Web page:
Average house prices have fallen for two months in a row in the face of strict new rules on mortgage lending, official figures have confirmed.
According to the latest report from the Central Statistics Office (CSO) in Dublin, the property market was down 0.7% in February while the rest of the country showed sale prices were static.
Despite the dip, the value of homes is up 14.9% on this time last year.
The CSO said the big loser was house prices in Dublin – down 1% last month. Apartments in the city showed a marked improvement of 2% at the same time.
The report put property prices 38% lower than their peak level in 2007.
The CSO data shows the property market nationally down 1.4% in the three months to February – similar to the picture that was recorded at the beginning of last year.
Records of deals for homes in Dublin showed the market down 2.4% for the same period.
When the city’s values and popularity are taken out of the equation, after it experienced double-digit growth from the middle of 2013, the fall is 0.3% for the three months.
Property consultants Savills said the drop was to be expected, based on the fast recovery in some parts of Dublin and the limits on borrowing being imposed by the Central Bank.
“This slowdown is not surprising or undesirable,” said a statement from Davy Research.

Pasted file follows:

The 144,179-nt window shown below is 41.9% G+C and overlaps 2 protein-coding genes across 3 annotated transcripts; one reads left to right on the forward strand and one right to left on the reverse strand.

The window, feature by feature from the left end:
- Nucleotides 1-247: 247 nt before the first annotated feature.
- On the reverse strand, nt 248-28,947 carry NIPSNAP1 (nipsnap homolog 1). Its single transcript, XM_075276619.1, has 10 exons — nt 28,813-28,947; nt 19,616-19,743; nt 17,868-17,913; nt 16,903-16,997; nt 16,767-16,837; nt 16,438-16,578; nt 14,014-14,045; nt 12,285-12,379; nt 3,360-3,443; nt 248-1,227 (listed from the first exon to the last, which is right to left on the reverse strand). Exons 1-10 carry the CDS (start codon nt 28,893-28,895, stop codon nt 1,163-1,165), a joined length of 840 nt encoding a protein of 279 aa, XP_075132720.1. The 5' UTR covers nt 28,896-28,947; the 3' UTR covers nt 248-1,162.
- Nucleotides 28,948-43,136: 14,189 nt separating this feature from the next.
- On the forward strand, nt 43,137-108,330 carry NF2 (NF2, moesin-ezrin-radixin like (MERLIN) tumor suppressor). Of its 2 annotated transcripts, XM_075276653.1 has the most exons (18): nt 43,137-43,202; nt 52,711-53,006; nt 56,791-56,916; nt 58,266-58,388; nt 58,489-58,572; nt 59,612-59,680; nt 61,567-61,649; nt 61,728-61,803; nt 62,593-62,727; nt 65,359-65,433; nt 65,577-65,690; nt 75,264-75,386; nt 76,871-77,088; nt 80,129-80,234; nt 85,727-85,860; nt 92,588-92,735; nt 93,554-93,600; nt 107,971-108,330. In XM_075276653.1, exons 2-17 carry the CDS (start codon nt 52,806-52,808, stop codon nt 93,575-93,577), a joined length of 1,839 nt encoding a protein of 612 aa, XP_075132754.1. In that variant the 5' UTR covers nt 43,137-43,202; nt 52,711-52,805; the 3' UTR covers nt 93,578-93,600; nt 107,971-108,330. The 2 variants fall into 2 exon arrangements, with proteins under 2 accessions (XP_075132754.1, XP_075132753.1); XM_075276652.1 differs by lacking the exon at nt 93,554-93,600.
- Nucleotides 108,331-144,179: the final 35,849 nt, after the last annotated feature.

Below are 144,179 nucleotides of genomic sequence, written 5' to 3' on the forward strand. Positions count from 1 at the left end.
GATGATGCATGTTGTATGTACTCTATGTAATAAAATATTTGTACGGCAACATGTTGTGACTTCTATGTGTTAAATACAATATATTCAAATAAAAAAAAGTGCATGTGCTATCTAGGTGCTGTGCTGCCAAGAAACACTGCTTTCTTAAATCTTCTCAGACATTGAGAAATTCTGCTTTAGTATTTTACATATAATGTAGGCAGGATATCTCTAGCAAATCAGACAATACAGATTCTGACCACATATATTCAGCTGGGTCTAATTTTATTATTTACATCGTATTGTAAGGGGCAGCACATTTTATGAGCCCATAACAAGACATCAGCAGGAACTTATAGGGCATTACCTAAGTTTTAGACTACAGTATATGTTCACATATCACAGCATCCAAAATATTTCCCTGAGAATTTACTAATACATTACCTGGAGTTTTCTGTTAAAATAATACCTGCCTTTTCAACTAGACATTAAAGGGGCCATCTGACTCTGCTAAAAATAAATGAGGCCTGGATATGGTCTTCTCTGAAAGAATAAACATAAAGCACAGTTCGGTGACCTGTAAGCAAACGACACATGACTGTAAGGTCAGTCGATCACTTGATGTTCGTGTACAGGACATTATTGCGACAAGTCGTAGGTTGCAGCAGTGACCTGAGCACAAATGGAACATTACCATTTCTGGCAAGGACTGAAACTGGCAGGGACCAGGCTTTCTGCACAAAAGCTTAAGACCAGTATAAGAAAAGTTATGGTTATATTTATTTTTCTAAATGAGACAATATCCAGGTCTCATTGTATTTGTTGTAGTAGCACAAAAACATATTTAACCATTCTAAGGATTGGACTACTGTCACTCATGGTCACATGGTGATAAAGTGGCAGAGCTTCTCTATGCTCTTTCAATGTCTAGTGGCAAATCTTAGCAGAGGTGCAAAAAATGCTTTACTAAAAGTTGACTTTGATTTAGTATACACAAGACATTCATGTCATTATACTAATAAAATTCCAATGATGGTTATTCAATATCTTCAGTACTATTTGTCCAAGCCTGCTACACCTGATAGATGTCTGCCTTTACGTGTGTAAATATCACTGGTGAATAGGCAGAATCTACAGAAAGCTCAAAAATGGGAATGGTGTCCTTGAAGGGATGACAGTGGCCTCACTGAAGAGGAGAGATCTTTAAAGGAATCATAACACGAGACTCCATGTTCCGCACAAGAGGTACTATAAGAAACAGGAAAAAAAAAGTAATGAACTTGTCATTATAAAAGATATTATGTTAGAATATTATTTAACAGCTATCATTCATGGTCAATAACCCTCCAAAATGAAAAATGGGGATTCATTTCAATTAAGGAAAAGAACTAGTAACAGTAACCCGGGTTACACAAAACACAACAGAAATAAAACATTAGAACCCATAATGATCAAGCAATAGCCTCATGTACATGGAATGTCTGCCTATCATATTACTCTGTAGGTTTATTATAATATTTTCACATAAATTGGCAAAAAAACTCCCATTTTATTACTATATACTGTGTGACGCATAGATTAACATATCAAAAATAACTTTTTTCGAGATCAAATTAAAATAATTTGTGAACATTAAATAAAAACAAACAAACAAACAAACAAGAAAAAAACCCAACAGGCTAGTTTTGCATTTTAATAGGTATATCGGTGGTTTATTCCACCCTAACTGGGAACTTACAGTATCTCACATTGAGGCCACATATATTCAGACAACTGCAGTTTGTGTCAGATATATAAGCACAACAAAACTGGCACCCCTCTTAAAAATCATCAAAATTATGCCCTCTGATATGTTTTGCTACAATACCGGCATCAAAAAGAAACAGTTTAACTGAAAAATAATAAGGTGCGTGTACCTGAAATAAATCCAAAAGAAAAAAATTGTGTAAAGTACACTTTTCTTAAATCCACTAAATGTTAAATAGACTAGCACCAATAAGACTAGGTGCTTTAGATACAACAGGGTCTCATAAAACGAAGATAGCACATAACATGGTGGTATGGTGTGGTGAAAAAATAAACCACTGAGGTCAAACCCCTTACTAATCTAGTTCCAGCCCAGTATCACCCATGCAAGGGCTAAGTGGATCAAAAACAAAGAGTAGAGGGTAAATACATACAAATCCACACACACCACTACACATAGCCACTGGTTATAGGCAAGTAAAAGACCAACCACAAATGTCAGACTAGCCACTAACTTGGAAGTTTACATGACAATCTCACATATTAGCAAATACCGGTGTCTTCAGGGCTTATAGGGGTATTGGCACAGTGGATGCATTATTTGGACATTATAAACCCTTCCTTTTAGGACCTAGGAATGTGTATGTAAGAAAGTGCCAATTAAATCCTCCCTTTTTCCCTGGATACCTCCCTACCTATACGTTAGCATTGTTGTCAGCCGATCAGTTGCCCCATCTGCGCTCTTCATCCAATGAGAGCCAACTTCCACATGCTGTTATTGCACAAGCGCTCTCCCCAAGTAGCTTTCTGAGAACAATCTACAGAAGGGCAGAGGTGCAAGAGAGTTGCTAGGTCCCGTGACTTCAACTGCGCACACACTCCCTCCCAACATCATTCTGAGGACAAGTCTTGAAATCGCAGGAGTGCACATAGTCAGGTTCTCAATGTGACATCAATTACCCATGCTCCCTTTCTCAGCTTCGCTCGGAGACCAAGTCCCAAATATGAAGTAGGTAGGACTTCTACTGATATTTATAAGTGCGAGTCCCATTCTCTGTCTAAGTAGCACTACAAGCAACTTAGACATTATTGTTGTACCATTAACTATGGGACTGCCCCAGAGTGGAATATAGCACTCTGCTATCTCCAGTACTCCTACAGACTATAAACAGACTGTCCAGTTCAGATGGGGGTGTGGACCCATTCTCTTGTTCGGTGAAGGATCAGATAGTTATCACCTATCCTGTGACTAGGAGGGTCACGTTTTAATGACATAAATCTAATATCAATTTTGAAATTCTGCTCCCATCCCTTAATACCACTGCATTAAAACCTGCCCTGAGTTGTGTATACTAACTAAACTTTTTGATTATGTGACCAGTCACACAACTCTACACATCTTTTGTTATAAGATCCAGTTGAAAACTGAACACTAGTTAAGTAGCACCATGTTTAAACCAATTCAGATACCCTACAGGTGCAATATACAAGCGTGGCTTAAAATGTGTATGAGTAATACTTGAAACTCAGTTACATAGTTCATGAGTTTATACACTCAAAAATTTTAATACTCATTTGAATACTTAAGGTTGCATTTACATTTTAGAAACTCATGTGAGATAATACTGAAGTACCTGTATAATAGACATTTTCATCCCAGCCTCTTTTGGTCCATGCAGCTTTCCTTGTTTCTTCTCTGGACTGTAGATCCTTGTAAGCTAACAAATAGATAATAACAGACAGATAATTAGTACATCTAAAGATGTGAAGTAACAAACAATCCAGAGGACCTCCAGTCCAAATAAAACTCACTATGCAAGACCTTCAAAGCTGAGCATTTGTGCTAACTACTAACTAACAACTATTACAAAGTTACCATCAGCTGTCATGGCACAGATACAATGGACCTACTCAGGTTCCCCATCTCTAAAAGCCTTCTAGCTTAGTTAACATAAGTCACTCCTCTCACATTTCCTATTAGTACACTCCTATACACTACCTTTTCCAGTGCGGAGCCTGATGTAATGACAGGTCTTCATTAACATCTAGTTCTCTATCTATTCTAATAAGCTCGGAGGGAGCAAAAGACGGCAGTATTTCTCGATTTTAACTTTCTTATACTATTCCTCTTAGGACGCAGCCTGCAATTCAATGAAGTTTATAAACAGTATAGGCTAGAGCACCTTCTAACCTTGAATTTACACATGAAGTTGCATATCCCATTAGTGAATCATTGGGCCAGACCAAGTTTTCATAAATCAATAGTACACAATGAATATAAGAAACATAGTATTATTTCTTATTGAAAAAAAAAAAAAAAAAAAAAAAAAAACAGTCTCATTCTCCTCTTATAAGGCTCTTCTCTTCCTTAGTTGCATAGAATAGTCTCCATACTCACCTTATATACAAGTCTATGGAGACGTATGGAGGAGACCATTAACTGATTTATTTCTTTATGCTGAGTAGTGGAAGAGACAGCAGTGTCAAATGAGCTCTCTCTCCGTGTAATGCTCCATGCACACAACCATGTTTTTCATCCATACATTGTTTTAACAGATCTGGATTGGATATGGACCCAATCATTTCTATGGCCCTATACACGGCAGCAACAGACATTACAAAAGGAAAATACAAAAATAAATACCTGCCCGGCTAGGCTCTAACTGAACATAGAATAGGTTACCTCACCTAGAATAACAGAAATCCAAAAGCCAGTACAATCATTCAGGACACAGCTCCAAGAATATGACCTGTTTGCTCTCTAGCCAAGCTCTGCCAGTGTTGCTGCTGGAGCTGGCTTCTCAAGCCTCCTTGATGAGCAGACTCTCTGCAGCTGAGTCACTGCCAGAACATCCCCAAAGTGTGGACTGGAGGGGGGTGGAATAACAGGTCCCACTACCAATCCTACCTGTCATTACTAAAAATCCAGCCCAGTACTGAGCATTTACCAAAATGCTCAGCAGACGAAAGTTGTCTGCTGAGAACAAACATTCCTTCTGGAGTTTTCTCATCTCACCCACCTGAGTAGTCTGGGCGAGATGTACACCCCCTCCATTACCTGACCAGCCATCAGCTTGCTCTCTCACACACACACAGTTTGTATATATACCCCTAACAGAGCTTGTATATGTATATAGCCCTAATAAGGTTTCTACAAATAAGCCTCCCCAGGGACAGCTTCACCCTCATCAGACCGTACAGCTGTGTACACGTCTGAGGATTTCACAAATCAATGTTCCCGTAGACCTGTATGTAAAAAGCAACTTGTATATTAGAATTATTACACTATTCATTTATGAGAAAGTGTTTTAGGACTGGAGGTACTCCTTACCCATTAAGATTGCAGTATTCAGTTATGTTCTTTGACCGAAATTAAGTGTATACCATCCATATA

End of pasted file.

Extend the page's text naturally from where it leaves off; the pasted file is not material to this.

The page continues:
“House price inflation rates in excess of 20% in Dublin cannot be sustained without affordability becoming stretched. At over 5x average incomes, Irish house prices no longer look cheap – at similar valuation multiples to the UK.”
The statement added: “It is important to remember that the CSO index is a three-month average of completed transactions, so the recent negative price numbers actually related to agreed sales at the end of last year.
“Transactions in January and February 2015 were up 44% on the previous year – signalling little sign of a slowdown. If anything, this suggests that recent falls will be temporary.
“But it is too early to discern the ultimate dampening effect of the Central Bank’s mortgage lending rules on prices.”
The CSO’s director of research Dr John McCartney said: “With prices continuing to rise more quickly than earnings affordability constraints are beginning to have an impact. This has removed some of the heat that was evident in the market in the middle of last year,”.
“Agents are now reporting that buyers are no longer in a frenzy to buy for fear that prices will run beyond their means.
“This is a very positive development as expectations of rapid price growth can become self-fulfilling and can quickly lead to overheating.”